The external fund manager backed by Berkshire Hathaway's Charlie Munger, Li Lu, makes no bones about it when he says 'The biggest investment risk is not the volatility of prices, but whether you will suffer a permanent loss of capital.' So it might be obvious that you need to consider debt, when you think about how risky any given stock is, because too much debt can sink a company. As with many other companies Tokyo Chuo Auction Holdings Limited (HKG:1939) makes use of debt. But should shareholders be worried about its use of debt?
What Risk Does Debt Bring?
Debt assists a business until the business has trouble paying it off, either with new capital or with free cash flow. Part and parcel of capitalism is the process of 'creative destruction' where failed businesses are mercilessly liquidated by their bankers. While that is not too common, we often do see indebted companies permanently diluting shareholders because lenders force them to raise capital at a distressed price. By replacing dilution, though, debt can be an extremely good tool for businesses that need capital to invest in growth at high rates of return. The first thing to do when considering how much debt a business uses is to look at its cash and debt together.
How Much Debt Does Tokyo Chuo Auction Holdings Carry?
The image below, which you can click on for greater detail, shows that Tokyo Chuo Auction Holdings had debt of HK$35.0m at the end of March 2019, a reduction from HK$59.4m over a year. But on the other hand it also has HK$251.4m in cash, leading to a HK$216.3m net cash position.
How Strong Is Tokyo Chuo Auction Holdings's Balance Sheet?
We can see from the most recent balance sheet that Tokyo Chuo Auction Holdings had liabilities of HK$251.7m falling due within a year, and liabilities of HK$12.4m due beyond that. Offsetting this, it had HK$251.4m in cash and HK$212.0m in receivables that were due within 12 months. So it can boast HK$199.3m more liquid assets than total liabilities.
This surplus liquidity suggests that Tokyo Chuo Auction Holdings's balance sheet could take a hit just as well as Homer Simpson's head can take a punch. On this view, it seems its balance sheet is as strong as a black-belt karate master. Succinctly put, Tokyo Chuo Auction Holdings boasts net cash, so it's fair to say it does not have a heavy debt load!
In fact Tokyo Chuo Auction Holdings's saving grace is its low debt levels, because its EBIT has tanked 72% in the last twelve months. When it comes to paying off debt, falling earnings are no more useful than sugary sodas are for your health. The balance sheet is clearly the area to focus on when you are analysing debt. But it is Tokyo Chuo Auction Holdings's earnings that will influence how the balance sheet holds up in the future. So if you're keen to discover more about its earnings, it might be worth checking out this graph of its long term earnings trend.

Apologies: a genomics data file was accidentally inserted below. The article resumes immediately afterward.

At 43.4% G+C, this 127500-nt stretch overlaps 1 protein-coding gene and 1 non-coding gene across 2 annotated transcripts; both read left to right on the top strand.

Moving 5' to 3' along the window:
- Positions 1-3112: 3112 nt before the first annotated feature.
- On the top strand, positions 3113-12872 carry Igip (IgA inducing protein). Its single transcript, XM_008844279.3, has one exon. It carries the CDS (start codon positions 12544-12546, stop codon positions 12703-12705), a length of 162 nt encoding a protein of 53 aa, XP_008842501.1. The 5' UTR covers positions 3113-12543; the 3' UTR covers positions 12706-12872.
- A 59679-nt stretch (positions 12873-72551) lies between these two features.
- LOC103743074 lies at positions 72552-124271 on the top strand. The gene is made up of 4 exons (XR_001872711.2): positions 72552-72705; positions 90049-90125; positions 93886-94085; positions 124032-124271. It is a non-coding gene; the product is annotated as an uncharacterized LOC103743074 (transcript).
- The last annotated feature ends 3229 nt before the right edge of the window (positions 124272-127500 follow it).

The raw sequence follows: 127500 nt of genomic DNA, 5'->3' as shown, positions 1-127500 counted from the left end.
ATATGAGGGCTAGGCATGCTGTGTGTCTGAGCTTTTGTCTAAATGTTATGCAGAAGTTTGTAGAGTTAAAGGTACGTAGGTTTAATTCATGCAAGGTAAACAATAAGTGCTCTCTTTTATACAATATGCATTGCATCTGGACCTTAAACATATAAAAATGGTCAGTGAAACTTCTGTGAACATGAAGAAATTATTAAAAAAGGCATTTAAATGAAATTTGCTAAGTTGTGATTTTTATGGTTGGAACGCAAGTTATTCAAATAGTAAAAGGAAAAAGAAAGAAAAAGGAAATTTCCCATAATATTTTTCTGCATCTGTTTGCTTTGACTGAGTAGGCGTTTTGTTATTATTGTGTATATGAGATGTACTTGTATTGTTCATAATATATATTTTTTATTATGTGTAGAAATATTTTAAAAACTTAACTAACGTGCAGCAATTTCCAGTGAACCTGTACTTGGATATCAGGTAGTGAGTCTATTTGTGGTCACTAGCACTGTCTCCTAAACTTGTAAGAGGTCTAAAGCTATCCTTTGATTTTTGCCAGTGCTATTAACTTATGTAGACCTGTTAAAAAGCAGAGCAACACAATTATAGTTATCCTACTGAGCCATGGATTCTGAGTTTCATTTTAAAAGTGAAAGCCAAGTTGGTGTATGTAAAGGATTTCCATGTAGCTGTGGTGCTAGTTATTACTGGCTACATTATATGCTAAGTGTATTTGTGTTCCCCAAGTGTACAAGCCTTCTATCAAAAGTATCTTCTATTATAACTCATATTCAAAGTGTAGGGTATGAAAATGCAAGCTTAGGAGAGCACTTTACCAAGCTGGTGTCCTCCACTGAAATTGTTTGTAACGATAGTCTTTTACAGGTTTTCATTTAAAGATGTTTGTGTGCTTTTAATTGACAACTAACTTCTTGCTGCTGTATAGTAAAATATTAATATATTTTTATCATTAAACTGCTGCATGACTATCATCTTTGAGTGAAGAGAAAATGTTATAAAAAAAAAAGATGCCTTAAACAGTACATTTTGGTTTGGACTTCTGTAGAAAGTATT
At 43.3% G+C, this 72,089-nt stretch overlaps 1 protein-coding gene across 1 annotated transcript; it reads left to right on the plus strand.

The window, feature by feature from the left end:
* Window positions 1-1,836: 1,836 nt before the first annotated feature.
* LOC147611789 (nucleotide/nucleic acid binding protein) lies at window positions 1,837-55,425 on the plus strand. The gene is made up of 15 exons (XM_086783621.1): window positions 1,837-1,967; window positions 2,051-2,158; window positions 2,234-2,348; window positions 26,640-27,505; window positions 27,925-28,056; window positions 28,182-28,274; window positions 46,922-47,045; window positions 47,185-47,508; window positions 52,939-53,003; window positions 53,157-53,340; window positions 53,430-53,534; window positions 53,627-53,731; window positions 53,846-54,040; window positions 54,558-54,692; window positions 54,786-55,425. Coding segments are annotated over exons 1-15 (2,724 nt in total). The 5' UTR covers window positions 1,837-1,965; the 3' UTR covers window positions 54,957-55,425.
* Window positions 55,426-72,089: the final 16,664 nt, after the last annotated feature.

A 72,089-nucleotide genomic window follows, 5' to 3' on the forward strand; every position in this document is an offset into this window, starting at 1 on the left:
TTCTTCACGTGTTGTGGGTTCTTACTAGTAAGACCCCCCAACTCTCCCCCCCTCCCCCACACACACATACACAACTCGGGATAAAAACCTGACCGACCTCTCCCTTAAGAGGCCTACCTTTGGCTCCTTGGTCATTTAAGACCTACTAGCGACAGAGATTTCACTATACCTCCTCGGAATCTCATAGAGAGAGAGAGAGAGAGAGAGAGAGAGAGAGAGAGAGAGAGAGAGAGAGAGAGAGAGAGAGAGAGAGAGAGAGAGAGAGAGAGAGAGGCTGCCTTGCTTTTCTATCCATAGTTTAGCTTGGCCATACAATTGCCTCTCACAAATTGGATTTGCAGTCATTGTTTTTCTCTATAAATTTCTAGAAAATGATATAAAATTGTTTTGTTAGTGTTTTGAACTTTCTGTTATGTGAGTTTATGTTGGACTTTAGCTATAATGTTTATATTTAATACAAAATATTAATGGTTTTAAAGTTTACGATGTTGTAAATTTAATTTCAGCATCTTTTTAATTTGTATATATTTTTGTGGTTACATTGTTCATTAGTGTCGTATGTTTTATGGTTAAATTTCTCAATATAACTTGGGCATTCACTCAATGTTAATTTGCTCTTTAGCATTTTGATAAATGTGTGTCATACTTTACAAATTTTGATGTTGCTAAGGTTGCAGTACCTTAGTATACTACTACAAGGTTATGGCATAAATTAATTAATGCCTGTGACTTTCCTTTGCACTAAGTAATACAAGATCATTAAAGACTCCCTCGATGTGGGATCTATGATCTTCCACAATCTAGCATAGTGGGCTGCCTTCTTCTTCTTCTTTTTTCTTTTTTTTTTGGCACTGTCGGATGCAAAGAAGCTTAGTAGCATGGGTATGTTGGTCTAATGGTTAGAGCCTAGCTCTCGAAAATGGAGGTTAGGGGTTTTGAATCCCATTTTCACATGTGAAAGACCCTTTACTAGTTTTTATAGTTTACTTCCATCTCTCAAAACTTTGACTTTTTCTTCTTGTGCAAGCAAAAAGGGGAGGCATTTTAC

But our final consideration is also important, because a company cannot pay debt with paper profits; it needs cold hard cash. Tokyo Chuo Auction Holdings may have net cash on the balance sheet, but it is still interesting to look at how well the business converts its earnings before interest and tax (EBIT) to free cash flow, because that will influence both its need for, and its capacity to manage debt. During the last three years, Tokyo Chuo Auction Holdings burned a lot of cash. While that may be a result of expenditure for growth, it does make the debt far more risky.
While we empathize with investors who find debt concerning, you should keep in mind that Tokyo Chuo Auction Holdings has net cash of HK$216m, as well as more liquid assets than liabilities. So we don't have any problem with Tokyo Chuo Auction Holdings's use of debt. Over time, share prices tend to follow earnings per share, so if you're interested in Tokyo Chuo Auction Holdings, you may well want to click here to check an interactive graph of its earnings per share history.
At the end of the day, it's often better to focus on companies that are free from net debt. You can access our special list of such companies (all with a track record of profit growth). It's free.
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If you spot an error that warrants correction, please contact the editor at firstname.lastname@example.org. This article by Simply Wall St is general in nature. It does not constitute a recommendation to buy or sell any stock, and does not take account of your objectives, or your financial situation. Simply Wall St has no position in the stocks mentioned. Thank you for reading.